Money Wellness
A homeless teenage girl
category iconcost of living
calendar icon25 Oct 2023

National Care Leavers’ Week – the scandal of Britain’s unseen teenagers

Amanda Bennett is one of our debt advisers. Growing up, her best friend lived in various foster homes. After witnessing firsthand the struggles children in care face, Amanda has gone on to volunteer as an independent visitor with the National Youth Advocacy Service (NYAS).

She explained this involves getting matched up with a young person living in foster care or a children’s home. You commit to spending an hour a month for a minimum of two years with that youngster.

Whereas social workers may come and go and foster homes may change, you’re there to act as a regular, constant presence in that young person’s life. You’re someone without an agenda who chooses to be there rather than being there because it’s your job or there’s a family expectation to be involved. Amanda has taken the young person she’s been matched with to the cinema, pottery painting, ice staking, out for meals, bowling and to the park.

Life can be hard for children in care but what about when they turn 18 and have to leave their foster placement or children’s home?

The financial struggles faced by care leavers

Managing money can be tough when you leave care for a variety of reasons:

  • Financially independent at a young age – Youngsters brought up in care are left to fend for themselves from the age of 18. Some youngsters leave care even earlier than this due to turbulent foster placements etc. In comparison, a typical young people who hasn’t lived in care stays in the family home until the age of 24.
  • Lack of support – Care leavers don’t usually have the same level of support as other people their age. This means they have fewer people to turn to for help with money problems.
  • Digital exclusion – Catch 22 – a network of charities calling for better care-leaving services – points to examples of care leavers being forced to choose between paying for food and Wi-Fi access. It warns digital poverty is affecting youngsters’ chances of getting work or continuing their education.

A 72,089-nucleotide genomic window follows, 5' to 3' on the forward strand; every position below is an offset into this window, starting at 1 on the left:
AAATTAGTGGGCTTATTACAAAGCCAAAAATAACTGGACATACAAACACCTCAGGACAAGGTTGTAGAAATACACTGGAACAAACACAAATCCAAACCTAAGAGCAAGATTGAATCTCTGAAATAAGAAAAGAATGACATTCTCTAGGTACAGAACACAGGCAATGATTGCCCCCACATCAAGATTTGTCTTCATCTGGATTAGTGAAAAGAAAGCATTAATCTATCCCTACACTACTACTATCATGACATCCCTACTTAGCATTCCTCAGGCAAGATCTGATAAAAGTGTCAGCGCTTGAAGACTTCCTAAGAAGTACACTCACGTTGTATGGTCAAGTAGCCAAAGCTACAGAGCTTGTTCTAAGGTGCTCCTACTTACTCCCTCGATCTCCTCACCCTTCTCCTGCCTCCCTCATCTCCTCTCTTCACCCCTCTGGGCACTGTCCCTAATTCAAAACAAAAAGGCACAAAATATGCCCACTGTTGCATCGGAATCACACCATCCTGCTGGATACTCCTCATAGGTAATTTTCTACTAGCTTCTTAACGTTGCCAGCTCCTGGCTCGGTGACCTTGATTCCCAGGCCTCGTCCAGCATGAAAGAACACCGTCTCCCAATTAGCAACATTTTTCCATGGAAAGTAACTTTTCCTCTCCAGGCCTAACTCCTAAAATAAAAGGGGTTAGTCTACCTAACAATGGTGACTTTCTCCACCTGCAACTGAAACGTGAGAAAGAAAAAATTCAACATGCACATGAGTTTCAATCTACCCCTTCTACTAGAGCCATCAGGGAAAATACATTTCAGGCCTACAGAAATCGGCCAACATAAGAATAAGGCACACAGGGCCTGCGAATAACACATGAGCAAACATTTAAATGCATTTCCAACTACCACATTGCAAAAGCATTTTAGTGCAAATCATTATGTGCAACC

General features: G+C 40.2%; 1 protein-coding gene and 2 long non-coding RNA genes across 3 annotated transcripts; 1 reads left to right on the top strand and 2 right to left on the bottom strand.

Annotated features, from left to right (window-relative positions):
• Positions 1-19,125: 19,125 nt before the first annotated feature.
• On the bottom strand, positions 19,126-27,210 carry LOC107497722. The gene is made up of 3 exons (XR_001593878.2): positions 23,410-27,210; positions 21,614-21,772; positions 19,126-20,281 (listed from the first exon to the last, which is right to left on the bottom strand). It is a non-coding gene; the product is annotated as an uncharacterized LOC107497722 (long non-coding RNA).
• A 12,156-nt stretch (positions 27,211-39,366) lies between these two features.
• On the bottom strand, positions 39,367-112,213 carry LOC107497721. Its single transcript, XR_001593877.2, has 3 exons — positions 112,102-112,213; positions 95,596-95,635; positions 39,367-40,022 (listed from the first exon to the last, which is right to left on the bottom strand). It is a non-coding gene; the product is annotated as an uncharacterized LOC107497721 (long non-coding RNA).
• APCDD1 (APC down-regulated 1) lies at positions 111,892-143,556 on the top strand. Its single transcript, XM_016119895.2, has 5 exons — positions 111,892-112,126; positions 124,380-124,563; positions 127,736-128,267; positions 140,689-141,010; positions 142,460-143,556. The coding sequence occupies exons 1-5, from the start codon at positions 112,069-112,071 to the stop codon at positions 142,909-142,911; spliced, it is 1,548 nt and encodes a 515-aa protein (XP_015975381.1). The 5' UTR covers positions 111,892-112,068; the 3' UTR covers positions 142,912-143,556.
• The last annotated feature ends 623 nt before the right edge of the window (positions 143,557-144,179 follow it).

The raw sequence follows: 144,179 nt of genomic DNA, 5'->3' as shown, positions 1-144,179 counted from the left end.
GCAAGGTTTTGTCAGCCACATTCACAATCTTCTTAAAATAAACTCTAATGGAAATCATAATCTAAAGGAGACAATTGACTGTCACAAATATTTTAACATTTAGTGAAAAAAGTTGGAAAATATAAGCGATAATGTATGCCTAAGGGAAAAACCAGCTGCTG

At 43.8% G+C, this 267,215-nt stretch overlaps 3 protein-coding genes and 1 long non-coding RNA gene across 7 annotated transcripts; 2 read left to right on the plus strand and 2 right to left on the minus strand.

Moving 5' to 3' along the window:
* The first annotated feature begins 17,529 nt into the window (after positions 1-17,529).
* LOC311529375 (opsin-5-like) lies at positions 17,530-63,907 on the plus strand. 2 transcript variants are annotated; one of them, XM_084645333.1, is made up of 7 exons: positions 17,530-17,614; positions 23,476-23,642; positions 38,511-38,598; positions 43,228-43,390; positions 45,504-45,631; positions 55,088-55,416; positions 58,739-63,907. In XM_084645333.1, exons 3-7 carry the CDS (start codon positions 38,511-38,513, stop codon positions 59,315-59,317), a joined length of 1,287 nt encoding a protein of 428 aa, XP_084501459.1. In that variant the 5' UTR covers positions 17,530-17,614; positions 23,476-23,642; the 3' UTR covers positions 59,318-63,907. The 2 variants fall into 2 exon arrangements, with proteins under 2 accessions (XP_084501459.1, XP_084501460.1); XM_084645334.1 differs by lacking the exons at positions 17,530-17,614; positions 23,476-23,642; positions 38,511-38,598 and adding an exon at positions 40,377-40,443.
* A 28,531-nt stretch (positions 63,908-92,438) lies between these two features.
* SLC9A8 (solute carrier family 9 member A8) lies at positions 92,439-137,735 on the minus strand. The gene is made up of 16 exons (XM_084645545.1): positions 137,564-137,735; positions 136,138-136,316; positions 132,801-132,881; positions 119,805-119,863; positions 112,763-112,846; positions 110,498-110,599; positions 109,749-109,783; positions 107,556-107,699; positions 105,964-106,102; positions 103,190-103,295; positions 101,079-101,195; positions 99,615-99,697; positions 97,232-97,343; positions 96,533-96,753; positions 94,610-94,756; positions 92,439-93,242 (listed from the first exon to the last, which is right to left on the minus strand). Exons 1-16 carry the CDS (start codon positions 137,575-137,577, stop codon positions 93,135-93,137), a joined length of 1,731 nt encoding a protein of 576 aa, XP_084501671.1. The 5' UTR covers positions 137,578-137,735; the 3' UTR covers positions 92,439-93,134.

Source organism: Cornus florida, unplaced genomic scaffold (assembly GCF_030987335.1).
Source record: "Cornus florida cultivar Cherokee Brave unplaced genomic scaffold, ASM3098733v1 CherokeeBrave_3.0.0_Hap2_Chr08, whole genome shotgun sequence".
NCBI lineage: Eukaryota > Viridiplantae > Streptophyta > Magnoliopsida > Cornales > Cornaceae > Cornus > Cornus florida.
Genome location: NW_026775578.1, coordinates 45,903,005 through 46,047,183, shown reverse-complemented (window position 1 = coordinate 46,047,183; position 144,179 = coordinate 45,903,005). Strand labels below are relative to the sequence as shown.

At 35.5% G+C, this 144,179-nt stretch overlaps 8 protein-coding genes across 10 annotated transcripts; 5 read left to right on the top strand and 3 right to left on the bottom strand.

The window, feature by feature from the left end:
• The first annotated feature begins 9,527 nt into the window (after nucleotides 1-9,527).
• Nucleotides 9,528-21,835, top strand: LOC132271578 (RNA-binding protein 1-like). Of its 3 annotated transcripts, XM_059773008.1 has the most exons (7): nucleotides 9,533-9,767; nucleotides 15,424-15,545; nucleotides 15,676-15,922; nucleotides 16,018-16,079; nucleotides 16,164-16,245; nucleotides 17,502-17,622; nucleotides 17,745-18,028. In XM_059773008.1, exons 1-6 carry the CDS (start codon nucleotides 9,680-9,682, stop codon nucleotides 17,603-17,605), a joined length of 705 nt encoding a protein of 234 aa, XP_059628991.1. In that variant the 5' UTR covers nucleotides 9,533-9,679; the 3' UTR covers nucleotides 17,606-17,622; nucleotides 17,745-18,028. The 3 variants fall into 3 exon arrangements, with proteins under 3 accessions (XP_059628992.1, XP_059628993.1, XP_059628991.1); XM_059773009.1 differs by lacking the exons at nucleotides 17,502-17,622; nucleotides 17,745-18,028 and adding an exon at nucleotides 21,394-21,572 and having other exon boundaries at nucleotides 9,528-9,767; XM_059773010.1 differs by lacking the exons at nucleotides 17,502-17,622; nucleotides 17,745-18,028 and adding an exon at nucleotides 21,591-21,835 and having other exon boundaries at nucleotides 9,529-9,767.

• Mental illness – According to Catch 22, nearly half of children in care suffer with psychiatric disorders compared to one in ten children generally. The link between poor mental health and debt is well documented – with some mental health conditions making it harder to earn and manage money, and money worries having a devastating effect on mental wellbeing.
  • Low rate of universal credit for under 25s – Despite having to manage household bills from the age of 18, care leavers who are aged under 25 have to manage on lower universal credit support than those aged 25 and above - £292.11 a month, compared to £368.74 a month.

Luck of the draw

Amanda explained a lack of financial education exacerbates these problems.

She said:

“Managing your money [and] budgeting isn’t taught in schools. It should be but it’s not… So you’re very much reliant on what you learn at home and what you pick up through life. And if you’ve grown up in foster care and you’ve moved from placement to placement [or]… you’ve grown up in children’s homes, it’s luck of the draw whether you get those lessons.”

I didn’t understand

When we asked Amanda about the kind of issues she was encountering among care leavers ringing Money Wellness for advice, she explained: